Marina, Victor, Bill, and Ana provide thoughtful perspectives and advice about the challenges of engaging in the practice of disrupting systems and the status quo. Engaging in community change is our attempt to shift our communities. Stepping into leadership, as an individual and in a collective context, requires both an internal practice and an external process.
There are many individuals and organizations focused on disrupting systems. An example of a collaborative organization transforming systems towards equity and justice is the Collective Change Lab.
There are three questions guiding the early work of the Collective Change Lab:
- How can we tell systems change stories that are more reflective of how change really happens?
- How do we heal from trauma and integrate collective healing practices into the work of systems change?
- How do power dynamics transform? What are the conditions that allow this radical change to take place – and by sustained – in an equitable way?
Through its focus, the Collective Change Lab is deepening its understanding of the inner and outer work of change and disruption. At its core, the Collective Change Lab believes that transformational or disruptive change will emerge when leaders engage deeply in their hearts and spirits in the work of change.
The Community Change Institute 2022 speakers explored and challenged us to consider our own journey of leadership. They encouraged a deeper dive into the inner and outer work of leadership. To paraphrase a quote often attributed to Ghandi - disruptive leaders have to be the change that they wish to see in the world.
We welcome your thoughts about leadership and disrupting systems. We invite you to add your comments below.
Meet the Leadership in an Age of Disruption Panel Members
Victor Beausoleil, at the age of 24, Co-Founded Redemption Reintegration Services one of the largest youth-led, youth justice agencies in Canada. In 2013 Victor Beausoleil received his first public service appointment by the Premier of Ontario Kathleen Wynne as a member of the PCYO (Premier’s Council on Youth Opportunities). Victor has worked diligently in the broader equity seeking communities across Canada for the past nineteen years. As a lecturer Victor Beausoleil has traveled extensively throughout Canada, the United States, UK, and Africa for speaking engagements for community organizations, institutions and philanthropic foundations.
Marina Nuri, is the Associate Director at the World Education Services (WES) Mariam Assefa Fund - a binational philanthropic organization with a mission to support innovative solutions that help immigrants and refugees in the U.S. and Canada achieve their aspirations and thrive. She leads the Fund’s strategy and grantmaking in Canada. Prior to joining the Fund, Marina spent several years designing and managing international development programs across Africa. Before that, she spent eight years in management consulting with Accenture, advising both private sector and social impact organizations on strategy and operations. Marina has an MBA from the University of Oxford, Said Business School.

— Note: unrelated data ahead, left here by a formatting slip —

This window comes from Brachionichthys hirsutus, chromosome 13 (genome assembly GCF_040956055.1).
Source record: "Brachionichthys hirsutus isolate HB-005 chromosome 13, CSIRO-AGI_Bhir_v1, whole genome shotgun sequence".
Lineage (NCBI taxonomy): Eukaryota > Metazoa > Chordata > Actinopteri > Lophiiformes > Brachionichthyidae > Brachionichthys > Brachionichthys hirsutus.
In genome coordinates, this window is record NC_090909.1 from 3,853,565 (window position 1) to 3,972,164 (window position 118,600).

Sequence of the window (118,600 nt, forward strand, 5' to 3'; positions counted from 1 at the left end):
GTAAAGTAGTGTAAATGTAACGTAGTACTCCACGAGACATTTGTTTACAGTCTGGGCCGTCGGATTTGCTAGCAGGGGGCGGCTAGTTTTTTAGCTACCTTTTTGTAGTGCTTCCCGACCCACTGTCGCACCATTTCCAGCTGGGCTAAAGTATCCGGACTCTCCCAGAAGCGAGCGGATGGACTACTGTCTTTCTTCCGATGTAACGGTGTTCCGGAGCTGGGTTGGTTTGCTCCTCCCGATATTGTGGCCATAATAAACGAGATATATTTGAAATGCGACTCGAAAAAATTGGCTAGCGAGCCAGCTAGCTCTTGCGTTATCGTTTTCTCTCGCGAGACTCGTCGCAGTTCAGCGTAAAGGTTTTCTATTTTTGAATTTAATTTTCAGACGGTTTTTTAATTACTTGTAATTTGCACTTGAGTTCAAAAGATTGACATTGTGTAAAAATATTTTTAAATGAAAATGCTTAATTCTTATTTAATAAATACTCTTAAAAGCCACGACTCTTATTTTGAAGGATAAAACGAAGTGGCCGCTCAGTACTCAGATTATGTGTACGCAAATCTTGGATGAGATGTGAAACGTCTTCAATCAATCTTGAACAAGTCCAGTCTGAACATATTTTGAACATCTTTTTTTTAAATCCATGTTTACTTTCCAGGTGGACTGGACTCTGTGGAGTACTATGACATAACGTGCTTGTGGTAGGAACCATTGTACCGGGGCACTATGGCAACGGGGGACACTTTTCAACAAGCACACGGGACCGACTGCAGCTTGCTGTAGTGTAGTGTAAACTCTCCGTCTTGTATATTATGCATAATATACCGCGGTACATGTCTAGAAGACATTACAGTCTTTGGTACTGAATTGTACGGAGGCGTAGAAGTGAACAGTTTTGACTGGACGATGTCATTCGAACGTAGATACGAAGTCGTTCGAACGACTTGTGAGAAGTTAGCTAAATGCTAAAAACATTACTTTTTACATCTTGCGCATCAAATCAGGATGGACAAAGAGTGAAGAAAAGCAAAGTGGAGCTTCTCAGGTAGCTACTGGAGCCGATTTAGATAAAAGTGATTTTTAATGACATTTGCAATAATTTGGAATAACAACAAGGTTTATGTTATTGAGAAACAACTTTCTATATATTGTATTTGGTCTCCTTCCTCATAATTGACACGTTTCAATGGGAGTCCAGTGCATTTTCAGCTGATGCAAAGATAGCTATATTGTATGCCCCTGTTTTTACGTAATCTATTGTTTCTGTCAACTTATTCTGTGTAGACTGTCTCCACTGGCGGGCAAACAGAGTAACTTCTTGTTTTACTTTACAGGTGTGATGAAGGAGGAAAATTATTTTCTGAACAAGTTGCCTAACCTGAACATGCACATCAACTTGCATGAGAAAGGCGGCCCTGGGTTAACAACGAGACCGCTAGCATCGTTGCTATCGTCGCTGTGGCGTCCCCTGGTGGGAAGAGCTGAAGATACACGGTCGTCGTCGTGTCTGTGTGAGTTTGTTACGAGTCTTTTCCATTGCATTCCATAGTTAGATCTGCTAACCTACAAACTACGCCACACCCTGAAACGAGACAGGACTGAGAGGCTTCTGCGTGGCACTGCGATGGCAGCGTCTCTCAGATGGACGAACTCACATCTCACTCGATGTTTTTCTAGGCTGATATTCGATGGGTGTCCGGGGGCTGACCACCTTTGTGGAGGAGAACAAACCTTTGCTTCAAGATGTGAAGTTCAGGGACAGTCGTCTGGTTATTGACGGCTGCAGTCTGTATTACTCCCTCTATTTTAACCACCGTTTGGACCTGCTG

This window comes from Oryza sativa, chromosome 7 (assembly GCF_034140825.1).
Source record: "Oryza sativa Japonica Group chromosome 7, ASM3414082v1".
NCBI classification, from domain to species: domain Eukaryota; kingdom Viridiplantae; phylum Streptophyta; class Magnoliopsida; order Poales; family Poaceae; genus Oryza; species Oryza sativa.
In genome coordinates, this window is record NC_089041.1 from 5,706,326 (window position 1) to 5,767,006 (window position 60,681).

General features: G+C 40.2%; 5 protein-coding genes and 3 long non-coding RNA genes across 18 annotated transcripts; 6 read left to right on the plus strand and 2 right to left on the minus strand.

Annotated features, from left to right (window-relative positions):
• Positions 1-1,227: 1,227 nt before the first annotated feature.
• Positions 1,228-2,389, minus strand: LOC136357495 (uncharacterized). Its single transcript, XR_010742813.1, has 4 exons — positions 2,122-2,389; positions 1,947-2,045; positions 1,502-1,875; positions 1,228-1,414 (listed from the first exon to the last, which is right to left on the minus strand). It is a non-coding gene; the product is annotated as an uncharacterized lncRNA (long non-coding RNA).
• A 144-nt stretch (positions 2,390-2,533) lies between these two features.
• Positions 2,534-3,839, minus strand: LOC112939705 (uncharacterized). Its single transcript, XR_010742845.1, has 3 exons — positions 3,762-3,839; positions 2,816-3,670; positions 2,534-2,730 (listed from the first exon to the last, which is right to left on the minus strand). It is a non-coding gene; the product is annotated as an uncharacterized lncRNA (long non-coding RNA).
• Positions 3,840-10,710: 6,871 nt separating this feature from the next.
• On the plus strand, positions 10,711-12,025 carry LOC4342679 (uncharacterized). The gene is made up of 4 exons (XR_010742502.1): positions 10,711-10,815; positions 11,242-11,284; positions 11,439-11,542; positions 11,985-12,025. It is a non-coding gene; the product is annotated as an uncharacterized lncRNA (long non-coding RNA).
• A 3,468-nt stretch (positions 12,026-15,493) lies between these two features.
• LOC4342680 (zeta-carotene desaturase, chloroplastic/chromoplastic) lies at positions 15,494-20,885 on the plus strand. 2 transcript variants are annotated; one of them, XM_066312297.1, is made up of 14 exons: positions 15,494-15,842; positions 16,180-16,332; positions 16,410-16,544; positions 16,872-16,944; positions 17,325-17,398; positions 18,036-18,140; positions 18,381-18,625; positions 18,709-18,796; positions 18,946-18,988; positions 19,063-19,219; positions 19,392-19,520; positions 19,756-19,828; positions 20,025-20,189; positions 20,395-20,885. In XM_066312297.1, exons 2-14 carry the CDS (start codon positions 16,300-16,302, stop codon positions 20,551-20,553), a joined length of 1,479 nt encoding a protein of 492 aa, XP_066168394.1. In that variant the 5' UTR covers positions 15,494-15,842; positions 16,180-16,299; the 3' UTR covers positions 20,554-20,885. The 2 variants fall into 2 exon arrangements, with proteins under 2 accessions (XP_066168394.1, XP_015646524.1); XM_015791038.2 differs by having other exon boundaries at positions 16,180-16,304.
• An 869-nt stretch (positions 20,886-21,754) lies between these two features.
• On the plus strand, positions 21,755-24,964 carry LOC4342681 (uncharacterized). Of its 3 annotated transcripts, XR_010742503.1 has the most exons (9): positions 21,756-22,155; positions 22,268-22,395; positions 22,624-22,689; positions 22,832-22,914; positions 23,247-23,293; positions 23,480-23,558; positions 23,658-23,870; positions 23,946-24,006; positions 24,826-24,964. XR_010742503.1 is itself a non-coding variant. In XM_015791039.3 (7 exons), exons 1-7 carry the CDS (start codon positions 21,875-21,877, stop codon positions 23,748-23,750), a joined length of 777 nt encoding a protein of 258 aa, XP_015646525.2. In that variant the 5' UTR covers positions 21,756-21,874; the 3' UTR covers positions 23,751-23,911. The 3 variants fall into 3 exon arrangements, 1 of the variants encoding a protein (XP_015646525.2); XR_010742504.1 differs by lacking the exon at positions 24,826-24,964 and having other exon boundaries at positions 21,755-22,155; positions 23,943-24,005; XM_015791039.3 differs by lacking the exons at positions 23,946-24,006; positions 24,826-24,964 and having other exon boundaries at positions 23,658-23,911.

Ana Gonzalez Guerrero, is the Co-Founder and Managing Director at the Youth Climate Lab, a youth-for-youth lab dedicated to creating innovative projects for more ambitious climate action. Ana oversees internal operations as well as project management and strategic direction. Prior to her role, she led an Innovation Fund through the Federation of Canadian Municipalities’ Partnership for Municipal Innovation in Local Economic Development, a small-scale granting mechanism for innovative solutions that benefit communities, with a focus on women and youth, across six countries. Ana has also worked closely with local level actors through the Municipalities for Climate Innovation Program, supporting over 340 local governments in their efforts to act on climate across Canada.
Bill Fulton, is the Executive Director of The Civic Canopy, a community-based nonprofit advancing a vision of equity by “creating the conditions where the many work as one for the good of all.” The Civic Canopy helps communities build their capacity to transform individual efforts into collective action focused on systemic change. He has over twenty years of experience in team development, collaborative problem solving, multi-stakeholder dialogue, and results-oriented systems change efforts. He received his BA in history at Brown University, MA in education at the University of Colorado at Denver, and PhD in religion and social change at the University of Denver and Iliff School of Theology.